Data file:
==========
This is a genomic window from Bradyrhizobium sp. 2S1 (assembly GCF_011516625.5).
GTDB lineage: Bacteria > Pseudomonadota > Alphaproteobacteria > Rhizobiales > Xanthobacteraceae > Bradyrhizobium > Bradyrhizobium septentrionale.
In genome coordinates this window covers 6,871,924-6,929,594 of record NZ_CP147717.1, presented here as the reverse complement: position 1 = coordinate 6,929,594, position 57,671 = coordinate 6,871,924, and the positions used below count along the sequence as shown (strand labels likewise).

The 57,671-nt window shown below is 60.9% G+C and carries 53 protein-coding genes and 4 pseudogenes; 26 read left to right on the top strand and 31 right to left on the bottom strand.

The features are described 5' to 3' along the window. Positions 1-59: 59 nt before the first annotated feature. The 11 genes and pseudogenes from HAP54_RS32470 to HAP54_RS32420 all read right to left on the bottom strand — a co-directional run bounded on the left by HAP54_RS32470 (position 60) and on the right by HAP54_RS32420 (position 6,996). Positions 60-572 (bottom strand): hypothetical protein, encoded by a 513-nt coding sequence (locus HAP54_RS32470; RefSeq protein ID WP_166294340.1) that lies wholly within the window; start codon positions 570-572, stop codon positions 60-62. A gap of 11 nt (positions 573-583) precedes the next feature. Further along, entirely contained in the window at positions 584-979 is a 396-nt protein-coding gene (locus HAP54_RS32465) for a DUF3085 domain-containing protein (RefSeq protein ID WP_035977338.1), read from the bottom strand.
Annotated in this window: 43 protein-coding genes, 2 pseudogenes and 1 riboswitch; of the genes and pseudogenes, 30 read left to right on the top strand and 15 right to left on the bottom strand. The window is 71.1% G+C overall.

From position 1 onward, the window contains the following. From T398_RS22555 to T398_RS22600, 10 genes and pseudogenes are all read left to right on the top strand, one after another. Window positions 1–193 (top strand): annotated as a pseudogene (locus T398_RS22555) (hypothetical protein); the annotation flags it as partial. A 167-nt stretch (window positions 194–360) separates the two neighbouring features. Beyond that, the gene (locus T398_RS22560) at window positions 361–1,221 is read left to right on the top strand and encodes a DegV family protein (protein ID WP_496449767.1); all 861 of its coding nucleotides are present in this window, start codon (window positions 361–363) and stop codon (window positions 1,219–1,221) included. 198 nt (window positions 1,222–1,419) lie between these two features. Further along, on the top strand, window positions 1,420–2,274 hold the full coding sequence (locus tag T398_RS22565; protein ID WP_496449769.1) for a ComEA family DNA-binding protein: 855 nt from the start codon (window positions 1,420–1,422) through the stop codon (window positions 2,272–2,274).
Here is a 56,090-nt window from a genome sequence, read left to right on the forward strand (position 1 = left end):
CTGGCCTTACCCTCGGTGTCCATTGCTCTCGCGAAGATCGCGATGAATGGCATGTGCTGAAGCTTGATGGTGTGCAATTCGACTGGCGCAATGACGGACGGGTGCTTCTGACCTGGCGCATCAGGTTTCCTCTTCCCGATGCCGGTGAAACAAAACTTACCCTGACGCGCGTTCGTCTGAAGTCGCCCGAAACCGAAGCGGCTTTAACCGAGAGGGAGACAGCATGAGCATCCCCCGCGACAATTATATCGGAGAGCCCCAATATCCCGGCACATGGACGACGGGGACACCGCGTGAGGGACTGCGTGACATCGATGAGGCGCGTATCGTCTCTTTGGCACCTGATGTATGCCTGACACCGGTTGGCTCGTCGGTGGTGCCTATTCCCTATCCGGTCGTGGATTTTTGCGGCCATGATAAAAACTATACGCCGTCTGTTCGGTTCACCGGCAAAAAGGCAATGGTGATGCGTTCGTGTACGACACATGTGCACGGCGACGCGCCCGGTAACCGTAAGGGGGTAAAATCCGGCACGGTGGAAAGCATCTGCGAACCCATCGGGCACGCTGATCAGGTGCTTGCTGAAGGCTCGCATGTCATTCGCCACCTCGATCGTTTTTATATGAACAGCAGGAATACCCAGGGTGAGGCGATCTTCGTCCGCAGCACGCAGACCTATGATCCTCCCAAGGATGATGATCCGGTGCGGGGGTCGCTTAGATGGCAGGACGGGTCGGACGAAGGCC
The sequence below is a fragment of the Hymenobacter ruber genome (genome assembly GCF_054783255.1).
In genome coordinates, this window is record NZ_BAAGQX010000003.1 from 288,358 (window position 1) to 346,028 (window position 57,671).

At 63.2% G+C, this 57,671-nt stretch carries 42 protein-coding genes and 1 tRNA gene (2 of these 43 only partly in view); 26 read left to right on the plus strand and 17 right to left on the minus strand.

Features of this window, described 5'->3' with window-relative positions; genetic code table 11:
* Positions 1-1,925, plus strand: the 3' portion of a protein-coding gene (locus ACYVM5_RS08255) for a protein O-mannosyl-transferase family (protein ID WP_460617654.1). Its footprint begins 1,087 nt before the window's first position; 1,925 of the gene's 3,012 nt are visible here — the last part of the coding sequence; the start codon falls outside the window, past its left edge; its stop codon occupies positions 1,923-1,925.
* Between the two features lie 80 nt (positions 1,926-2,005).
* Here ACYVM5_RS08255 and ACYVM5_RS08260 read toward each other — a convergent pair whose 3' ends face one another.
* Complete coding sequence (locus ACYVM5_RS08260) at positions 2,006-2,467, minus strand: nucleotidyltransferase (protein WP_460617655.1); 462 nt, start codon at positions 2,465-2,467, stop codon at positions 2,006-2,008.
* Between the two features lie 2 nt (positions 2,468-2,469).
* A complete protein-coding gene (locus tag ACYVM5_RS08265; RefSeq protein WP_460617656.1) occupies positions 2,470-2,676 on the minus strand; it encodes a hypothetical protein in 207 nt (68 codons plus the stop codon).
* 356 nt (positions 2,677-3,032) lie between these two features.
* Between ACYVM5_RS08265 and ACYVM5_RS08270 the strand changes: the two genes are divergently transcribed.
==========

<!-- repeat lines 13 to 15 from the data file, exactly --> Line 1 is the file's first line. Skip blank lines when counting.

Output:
Features of this window, described 5'->3' with window-relative positions; genetic code table 11:
* Positions 1-1,925, plus strand: the 3' portion of a protein-coding gene (locus ACYVM5_RS08255) for a protein O-mannosyl-transferase family (protein ID WP_460617654.1). Its footprint begins 1,087 nt before the window's first position; 1,925 of the gene's 3,012 nt are visible here — the last part of the coding sequence; the start codon falls outside the window, past its left edge; its stop codon occupies positions 1,923-1,925.
* Between the two features lie 80 nt (positions 1,926-2,005).